Software, bugs, and unintended consequences

I’m a software developer. I code for a living. Recently, I’m more of a business systems analyst, which means I look at business problems and determine how existing software can be used to solve said problems. Sometimes, customizations to the system or entirely new programming is required.

I’d like to admit I write bug-free code. The vast majority of programming I develop works as intended. Sometimes there are edge cases and other unintended side effects in the programming that either creates “interesting” output, or breaks the code entirely. Other times, “time to complete”, meaning “get it done now” require work to be done as quickly as possible to meet a business need. Usually this is okay when the end users (my customers) understand this code didn’t undergo the strenuous testing, edge case checks, etc., that would otherwise be performed.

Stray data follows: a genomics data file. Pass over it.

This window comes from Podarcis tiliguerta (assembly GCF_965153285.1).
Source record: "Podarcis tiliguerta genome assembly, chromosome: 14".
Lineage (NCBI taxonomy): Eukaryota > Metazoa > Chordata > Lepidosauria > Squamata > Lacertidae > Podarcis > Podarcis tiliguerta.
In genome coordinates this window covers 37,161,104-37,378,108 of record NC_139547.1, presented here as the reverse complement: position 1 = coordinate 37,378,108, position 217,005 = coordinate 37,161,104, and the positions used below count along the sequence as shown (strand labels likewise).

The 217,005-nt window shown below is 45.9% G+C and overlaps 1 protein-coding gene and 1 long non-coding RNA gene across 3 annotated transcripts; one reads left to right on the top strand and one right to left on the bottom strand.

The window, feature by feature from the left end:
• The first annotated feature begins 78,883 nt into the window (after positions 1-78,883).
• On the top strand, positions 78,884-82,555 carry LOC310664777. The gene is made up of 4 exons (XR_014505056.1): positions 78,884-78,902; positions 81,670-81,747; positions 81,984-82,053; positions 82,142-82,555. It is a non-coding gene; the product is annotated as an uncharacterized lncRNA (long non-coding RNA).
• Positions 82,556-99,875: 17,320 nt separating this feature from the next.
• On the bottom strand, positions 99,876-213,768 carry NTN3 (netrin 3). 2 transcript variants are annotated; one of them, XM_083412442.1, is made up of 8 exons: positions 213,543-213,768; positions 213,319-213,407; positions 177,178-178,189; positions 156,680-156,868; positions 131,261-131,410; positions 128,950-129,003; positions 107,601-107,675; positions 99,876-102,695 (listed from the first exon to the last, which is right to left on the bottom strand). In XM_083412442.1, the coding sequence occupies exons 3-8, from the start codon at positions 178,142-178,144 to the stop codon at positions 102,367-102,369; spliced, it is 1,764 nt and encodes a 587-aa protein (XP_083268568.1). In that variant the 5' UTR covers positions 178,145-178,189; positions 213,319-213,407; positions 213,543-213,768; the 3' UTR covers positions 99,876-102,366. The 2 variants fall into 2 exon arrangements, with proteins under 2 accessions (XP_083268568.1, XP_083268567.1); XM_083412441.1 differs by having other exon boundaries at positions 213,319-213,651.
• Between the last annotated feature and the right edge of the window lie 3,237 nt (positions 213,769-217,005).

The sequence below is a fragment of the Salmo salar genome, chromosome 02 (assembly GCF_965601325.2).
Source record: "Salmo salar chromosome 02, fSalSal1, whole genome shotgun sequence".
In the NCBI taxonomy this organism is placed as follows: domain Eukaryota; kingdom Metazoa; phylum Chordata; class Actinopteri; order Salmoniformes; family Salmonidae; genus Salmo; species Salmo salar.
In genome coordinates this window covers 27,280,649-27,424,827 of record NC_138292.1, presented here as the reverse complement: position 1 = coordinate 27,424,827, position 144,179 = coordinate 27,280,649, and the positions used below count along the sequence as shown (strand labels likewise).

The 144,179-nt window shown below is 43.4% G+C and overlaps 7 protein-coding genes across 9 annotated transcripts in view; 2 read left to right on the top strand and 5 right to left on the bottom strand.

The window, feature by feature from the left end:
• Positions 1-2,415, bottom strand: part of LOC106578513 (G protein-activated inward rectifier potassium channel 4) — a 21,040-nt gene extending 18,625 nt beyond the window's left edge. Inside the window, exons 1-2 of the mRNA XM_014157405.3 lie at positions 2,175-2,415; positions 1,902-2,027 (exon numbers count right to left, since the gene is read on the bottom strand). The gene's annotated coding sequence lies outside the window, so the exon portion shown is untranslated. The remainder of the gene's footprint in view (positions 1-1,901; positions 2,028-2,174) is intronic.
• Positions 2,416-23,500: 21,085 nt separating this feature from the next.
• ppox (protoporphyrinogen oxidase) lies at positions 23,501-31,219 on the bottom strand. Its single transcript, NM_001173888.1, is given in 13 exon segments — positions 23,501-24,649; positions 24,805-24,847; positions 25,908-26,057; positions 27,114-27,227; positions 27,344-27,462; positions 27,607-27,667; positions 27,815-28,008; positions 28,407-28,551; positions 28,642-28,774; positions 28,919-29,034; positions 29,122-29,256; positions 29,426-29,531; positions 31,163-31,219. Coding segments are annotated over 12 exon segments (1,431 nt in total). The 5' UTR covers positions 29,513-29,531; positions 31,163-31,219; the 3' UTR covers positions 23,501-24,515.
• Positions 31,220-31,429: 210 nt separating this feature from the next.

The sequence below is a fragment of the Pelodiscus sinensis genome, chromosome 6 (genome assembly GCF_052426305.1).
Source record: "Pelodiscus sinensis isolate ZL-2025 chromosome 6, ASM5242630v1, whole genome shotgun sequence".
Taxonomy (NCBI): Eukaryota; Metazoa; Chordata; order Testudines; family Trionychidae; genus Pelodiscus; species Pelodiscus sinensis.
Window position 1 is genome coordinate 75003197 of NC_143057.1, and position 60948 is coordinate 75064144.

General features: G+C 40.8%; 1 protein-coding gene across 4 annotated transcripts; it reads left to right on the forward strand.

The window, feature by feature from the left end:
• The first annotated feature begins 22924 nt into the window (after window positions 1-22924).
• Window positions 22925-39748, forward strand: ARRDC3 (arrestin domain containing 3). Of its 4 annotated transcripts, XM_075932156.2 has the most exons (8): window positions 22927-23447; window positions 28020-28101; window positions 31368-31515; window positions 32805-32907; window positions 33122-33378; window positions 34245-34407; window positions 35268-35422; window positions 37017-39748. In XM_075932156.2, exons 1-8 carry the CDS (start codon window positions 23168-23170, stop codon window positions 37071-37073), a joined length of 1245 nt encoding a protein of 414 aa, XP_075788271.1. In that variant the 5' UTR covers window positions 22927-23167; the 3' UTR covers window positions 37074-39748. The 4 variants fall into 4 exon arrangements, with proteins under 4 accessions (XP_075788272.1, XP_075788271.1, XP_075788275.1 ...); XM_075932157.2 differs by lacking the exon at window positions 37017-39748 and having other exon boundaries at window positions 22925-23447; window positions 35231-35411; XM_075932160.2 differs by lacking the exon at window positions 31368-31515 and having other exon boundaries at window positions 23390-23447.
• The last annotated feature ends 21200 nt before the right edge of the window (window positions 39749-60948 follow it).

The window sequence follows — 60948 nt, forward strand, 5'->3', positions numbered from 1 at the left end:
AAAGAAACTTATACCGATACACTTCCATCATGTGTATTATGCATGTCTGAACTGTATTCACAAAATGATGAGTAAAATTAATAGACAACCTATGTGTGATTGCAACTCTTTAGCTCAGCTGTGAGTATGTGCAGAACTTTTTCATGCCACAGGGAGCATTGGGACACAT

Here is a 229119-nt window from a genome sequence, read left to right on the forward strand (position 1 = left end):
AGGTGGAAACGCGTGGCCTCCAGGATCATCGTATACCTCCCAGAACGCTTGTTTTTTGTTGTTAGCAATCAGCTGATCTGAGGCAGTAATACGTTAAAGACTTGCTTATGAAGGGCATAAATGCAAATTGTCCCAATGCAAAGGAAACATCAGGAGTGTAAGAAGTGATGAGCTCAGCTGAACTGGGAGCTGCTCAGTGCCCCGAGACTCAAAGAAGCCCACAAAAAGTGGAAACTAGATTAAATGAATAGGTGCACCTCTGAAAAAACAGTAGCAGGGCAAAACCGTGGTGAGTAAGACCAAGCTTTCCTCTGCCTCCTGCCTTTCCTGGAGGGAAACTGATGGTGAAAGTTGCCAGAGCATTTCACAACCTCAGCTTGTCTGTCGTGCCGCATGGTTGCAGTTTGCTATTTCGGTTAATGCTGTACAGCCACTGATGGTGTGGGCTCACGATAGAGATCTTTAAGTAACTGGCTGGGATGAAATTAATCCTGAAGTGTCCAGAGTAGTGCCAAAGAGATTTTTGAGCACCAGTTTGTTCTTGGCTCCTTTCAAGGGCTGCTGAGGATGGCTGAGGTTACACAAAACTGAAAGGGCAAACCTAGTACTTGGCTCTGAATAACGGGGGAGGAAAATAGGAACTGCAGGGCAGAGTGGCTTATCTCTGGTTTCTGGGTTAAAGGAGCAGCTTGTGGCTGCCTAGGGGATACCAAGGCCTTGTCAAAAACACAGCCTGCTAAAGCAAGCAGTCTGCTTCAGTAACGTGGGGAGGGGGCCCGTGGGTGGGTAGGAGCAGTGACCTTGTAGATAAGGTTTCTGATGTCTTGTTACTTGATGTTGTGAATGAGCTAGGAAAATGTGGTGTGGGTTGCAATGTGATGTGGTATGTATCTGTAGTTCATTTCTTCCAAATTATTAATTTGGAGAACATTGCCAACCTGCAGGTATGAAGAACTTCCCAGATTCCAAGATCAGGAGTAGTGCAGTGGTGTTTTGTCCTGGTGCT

Software is complex. I do not say this to excuse, it is a fact. Software can be expensive. Requirements gathering, architecting, developing, testing, user acceptance, polishing, documenting - none of these things are free in either time or money. There’s an old adage, “you can have it fast, cheap, or good; pick two”. As a developer, I strive for “fast and good”, meaning code that performs quickly, does its intended job, and is free from known side effects. Much of the time, I’m asked for “fast and cheap”, meaning get it done as soon as possible. So… do I test less? is the code less than optimized for speed? are there fewer user controls or inputs, or output options that would otherwise be available? will it sometime do “wierd” things if the inputs or data aren’t just so? You bet! I try to let my users know this up front - if you want it sooner, this is compromise.